Cybersecurity firm Check Point Software Technologies Ltd. identified a security flaw in the WhatsApp messaging app. The vulnerability allows hackers to alter messages sent and received by users.
Previously, the Israeli cybersecurity firm relayed three ways to change messages, as reported by Bloomberg. One of these ways includes using the quoting feature within a group setting and by changing the sender’s appearance. Another way allows hackers to completely alter the text relayed by the sender.
Dikla Barda, Oded Vanunu, and Roman Zaikin worked as the main researchers assigned to the case. All three disclosed the vulnerabilities and implications at the recent Black Hat conference held in Las Vegas, Nevada.
The third way, albeit fixed, allowed the sender to direct a message to another group participant. Once the recipient responds, the reply remains visible to the whole group chat, notes Bloomberg.
Check Point immediately alerted WhatsApp in 2018. Despite early warnings, the cybersecurity company found out the flaws remain unsecured months after the incident. Substantial consequences could affect around 1.5 billion users of the mobile application.
Facebook believes that vulnerabilities stemmed from the system’s structure and architecture, as reported by ZD Net.
In response, the WhatsApp team said they “reviewed this issue a year ago.” Furthermore, a spokesperson for Facebook Inc. relayed it’s “false to suggest there is a vulnerability with the security we provide.” According to the company, the researchers magnified the issue to make the incident appear “like something a person didn’t write.”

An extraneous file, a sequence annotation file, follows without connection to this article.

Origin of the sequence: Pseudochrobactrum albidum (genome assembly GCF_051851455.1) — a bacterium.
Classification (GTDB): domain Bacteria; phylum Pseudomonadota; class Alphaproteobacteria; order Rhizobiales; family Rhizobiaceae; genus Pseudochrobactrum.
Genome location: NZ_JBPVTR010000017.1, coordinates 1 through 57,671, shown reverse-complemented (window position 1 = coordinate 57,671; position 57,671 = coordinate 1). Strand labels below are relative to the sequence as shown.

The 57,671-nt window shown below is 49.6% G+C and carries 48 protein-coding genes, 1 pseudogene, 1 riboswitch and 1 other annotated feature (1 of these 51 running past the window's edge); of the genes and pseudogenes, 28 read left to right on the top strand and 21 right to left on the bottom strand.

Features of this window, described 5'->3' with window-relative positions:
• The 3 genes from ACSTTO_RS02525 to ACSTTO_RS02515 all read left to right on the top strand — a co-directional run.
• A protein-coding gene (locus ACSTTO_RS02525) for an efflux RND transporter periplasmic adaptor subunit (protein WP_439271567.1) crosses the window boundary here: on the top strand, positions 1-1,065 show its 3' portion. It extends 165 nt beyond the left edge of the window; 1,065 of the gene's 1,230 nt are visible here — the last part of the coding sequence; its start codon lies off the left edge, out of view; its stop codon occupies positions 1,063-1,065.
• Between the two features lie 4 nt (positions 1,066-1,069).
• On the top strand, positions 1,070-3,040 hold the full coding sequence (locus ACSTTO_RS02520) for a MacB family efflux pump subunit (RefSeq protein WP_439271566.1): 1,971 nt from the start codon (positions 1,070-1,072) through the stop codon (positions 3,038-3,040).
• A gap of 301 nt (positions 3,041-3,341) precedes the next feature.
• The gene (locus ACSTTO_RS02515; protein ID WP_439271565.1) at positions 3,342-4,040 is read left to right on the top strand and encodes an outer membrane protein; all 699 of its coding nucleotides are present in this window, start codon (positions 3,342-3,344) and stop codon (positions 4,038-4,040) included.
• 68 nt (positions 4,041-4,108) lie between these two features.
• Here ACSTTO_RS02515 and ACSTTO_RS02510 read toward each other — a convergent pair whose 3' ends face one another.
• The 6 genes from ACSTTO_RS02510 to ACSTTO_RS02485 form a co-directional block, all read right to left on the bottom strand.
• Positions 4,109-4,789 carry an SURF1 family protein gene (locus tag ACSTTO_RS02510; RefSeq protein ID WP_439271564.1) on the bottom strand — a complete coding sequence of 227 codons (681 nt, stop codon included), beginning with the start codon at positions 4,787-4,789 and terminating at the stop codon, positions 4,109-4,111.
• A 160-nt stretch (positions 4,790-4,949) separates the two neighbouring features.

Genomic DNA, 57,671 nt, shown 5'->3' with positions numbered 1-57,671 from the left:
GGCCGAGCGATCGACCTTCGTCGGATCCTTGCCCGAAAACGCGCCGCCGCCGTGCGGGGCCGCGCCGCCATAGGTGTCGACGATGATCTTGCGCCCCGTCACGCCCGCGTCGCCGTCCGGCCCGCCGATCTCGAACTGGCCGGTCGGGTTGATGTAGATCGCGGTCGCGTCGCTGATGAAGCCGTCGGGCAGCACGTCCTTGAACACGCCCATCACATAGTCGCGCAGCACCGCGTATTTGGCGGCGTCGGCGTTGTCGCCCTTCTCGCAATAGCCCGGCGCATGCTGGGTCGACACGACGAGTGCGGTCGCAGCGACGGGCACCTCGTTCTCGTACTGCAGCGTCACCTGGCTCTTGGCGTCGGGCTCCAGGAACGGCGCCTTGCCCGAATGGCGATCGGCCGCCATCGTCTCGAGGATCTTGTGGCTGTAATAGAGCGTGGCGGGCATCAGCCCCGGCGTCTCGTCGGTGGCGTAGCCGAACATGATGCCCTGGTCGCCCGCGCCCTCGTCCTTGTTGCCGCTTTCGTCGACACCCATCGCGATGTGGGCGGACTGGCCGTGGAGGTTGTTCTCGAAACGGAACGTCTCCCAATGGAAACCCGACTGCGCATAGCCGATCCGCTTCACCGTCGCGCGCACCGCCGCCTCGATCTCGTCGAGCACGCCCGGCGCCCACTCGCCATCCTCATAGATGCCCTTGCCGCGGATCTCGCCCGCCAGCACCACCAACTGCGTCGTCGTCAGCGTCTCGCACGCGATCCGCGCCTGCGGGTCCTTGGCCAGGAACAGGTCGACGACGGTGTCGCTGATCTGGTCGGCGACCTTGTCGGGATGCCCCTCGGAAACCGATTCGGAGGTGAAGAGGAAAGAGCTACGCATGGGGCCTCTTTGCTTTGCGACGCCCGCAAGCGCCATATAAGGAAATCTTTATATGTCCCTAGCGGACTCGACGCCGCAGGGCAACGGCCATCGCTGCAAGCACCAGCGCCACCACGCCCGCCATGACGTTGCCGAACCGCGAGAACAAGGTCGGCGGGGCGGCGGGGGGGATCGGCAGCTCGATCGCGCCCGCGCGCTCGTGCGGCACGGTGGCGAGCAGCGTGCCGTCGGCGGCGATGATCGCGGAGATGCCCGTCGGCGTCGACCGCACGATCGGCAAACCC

To fully address the numerous security concerns, Check Point head, Oded Vanunu, works closely with WhatsApp. However, the messaging app’s encryption makes it challenging for both firms to provide a solution for the flaws, reports Bloomberg.
WhatsApp messaging app used by billions of people around the globe for personal and business transactions. As such, researchers believe that the vulnerabilities pose huge implications to users, particularly with their privacy. This also brings to light issues that might impact identity theft and fraud.
Besides these concerns, security flaws also open avenues for further exploitation. These repercussions include spreading fake news and propaganda materials. Last June 2019, ZD Net reveals that the messaging platform already went under fire for links to fake news circulation.
Without proper patches or answers from Facebook or WhatsApp, cybersecurity expert Stuart Peck urges users to switch to another platform. For Peck, Signal is a worthy contender due to its encrypted messaging service, states Forbes.